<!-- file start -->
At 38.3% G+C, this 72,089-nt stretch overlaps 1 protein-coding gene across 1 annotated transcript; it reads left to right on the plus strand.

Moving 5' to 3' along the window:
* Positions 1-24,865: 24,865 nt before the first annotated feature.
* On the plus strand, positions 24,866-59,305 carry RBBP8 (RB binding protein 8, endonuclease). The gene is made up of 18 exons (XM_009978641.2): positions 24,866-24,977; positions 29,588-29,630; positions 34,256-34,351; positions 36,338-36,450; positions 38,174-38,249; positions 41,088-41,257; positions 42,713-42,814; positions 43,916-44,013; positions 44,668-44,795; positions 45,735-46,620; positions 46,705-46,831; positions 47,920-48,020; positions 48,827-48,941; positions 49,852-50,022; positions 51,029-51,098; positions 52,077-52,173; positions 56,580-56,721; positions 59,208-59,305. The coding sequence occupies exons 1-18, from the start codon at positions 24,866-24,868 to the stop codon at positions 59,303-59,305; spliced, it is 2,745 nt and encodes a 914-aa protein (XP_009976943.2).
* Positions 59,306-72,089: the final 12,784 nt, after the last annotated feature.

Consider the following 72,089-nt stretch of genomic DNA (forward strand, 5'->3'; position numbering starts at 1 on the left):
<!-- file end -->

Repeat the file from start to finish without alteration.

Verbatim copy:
At 38.3% G+C, this 72,089-nt stretch overlaps 1 protein-coding gene across 1 annotated transcript; it reads left to right on the plus strand.

Moving 5' to 3' along the window:
* Positions 1-24,865: 24,865 nt before the first annotated feature.
* On the plus strand, positions 24,866-59,305 carry RBBP8 (RB binding protein 8, endonuclease). The gene is made up of 18 exons (XM_009978641.2): positions 24,866-24,977; positions 29,588-29,630; positions 34,256-34,351; positions 36,338-36,450; positions 38,174-38,249; positions 41,088-41,257; positions 42,713-42,814; positions 43,916-44,013; positions 44,668-44,795; positions 45,735-46,620; positions 46,705-46,831; positions 47,920-48,020; positions 48,827-48,941; positions 49,852-50,022; positions 51,029-51,098; positions 52,077-52,173; positions 56,580-56,721; positions 59,208-59,305. The coding sequence occupies exons 1-18, from the start codon at positions 24,866-24,868 to the stop codon at positions 59,303-59,305; spliced, it is 2,745 nt and encodes a 914-aa protein (XP_009976943.2).
* Positions 59,306-72,089: the final 12,784 nt, after the last annotated feature.

Consider the following 72,089-nt stretch of genomic DNA (forward strand, 5'->3'; position numbering starts at 1 on the left):